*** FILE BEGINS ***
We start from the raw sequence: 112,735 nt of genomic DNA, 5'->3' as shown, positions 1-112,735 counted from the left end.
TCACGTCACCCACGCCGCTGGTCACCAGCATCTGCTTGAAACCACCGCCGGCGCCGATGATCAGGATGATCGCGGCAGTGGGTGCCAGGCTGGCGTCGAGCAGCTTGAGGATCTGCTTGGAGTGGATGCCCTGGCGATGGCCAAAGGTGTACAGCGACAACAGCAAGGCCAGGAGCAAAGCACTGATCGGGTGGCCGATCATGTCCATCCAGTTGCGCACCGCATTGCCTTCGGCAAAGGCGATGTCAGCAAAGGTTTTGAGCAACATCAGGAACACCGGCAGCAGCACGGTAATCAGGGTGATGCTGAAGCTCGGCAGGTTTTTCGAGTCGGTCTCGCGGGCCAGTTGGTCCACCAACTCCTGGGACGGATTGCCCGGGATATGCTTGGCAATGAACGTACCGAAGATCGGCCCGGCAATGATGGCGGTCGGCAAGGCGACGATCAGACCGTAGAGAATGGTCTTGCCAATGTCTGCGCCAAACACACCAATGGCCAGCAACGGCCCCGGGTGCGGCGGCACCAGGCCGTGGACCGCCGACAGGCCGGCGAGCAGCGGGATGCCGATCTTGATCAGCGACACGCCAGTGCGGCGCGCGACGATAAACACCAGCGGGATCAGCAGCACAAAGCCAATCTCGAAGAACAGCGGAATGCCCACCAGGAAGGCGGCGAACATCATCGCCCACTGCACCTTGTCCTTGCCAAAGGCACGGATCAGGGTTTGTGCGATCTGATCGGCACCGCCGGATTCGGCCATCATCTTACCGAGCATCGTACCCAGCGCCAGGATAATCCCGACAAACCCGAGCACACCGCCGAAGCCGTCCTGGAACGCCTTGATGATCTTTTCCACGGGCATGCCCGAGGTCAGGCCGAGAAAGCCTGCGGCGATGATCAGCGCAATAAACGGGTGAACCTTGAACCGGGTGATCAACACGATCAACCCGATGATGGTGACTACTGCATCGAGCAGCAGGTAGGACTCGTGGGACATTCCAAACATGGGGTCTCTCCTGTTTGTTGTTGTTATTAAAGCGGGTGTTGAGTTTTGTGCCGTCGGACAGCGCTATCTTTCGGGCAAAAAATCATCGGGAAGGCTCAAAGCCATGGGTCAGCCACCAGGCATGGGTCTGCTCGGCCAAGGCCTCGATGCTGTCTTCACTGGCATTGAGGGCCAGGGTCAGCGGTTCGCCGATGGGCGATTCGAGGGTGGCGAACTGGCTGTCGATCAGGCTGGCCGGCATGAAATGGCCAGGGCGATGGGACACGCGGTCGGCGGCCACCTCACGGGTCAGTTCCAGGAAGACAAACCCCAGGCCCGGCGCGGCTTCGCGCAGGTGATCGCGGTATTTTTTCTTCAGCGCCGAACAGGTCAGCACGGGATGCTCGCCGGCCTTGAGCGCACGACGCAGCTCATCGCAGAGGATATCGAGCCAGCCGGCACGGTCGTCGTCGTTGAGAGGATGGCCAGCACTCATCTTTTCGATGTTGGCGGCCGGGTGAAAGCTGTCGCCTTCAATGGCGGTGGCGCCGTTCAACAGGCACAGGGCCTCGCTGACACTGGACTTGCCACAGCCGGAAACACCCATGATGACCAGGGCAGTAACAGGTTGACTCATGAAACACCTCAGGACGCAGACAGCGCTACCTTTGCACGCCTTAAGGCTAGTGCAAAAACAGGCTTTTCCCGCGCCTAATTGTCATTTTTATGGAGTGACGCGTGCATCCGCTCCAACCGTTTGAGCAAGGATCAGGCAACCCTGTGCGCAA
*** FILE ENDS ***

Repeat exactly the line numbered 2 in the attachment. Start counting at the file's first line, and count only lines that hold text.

TCACGTCACCCACGCCGCTGGTCACCAGCATCTGCTTGAAACCACCGCCGGCGCCGATGATCAGGATGATCGCGGCAGTGGGTGCCAGGCTGGCGTCGAGCAGCTTGAGGATCTGCTTGGAGTGGATGCCCTGGCGATGGCCAAAGGTGTACAGCGACAACAGCAAGGCCAGGAGCAAAGCACTGATCGGGTGGCCGATCATGTCCATCCAGTTGCGCACCGCATTGCCTTCGGCAAAGGCGATGTCAGCAAAGGTTTTGAGCAACATCAGGAACACCGGCAGCAGCACGGTAATCAGGGTGATGCTGAAGCTCGGCAGGTTTTTCGAGTCGGTCTCGCGGGCCAGTTGGTCCACCAACTCCTGGGACGGATTGCCCGGGATATGCTTGGCAATGAACGTACCGAAGATCGGCCCGGCAATGATGGCGGTCGGCAAGGCGACGATCAGACCGTAGAGAATGGTCTTGCCAATGTCTGCGCCAAACACACCAATGGCCAGCAACGGCCCCGGGTGCGGCGGCACCAGGCCGTGGACCGCCGACAGGCCGGCGAGCAGCGGGATGCCGATCTTGATCAGCGACACGCCAGTGCGGCGCGCGACGATAAACACCAGCGGGATCAGCAGCACAAAGCCAATCTCGAAGAACAGCGGAATGCCCACCAGGAAGGCGGCGAACATCATCGCCCACTGCACCTTGTCCTTGCCAAAGGCACGGATCAGGGTTTGTGCGATCTGATCGGCACCGCCGGATTCGGCCATCATCTTACCGAGCATCGTACCCAGCGCCAGGATAATCCCGACAAACCCGAGCACACCGCCGAAGCCGTCCTGGAACGCCTTGATGATCTTTTCCACGGGCATGCCCGAGGTCAGGCCGAGAAAGCCTGCGGCGATGATCAGCGCAATAAACGGGTGAACCTTGAACCGGGTGATCAACACGATCAACCCGATGATGGTGACTACTGCATCGAGCAGCAGGTAGGACTCGTGGGACATTCCAAACATGGGGTCTCTCCTGTTTGTTGTTGTTATTAAAGCGGGTGTTGAGTTTTGTGCCGTCGGACAGCGCTATCTTTCGGGCAAAAAATCATCGGGAAGGCTCAAAGCCATGGGTCAGCCACCAGGCATGGGTCTGCTCGGCCAAGGCCTCGATGCTGTCTTCACTGGCATTGAGGGCCAGGGTCAGCGGTTCGCCGATGGGCGATTCGAGGGTGGCGAACTGGCTGTCGATCAGGCTGGCCGGCATGAAATGGCCAGGGCGATGGGACACGCGGTCGGCGGCCACCTCACGGGTCAGTTCCAGGAAGACAAACCCCAGGCCCGGCGCGGCTTCGCGCAGGTGATCGCGGTATTTTTTCTTCAGCGCCGAACAGGTCAGCACGGGATGCTCGCCGGCCTTGAGCGCACGACGCAGCTCATCGCAGAGGATATCGAGCCAGCCGGCACGGTCGTCGTCGTTGAGAGGATGGCCAGCACTCATCTTTTCGATGTTGGCGGCCGGGTGAAAGCTGTCGCCTTCAATGGCGGTGGCGCCGTTCAACAGGCACAGGGCCTCGCTGACACTGGACTTGCCACAGCCGGAAACACCCATGATGACCAGGGCAGTAACAGGTTGACTCATGAAACACCTCAGGACGCAGACAGCGCTACCTTTGCACGCCTTAAGGCTAGTGCAAAAACAGGCTTTTCCCGCGCCTAATTGTCATTTTTATGGAGTGACGCGTGCATCCGCTCCAACCGTTTGAGCAAGGATCAGGCAACCCTGTGCGCAA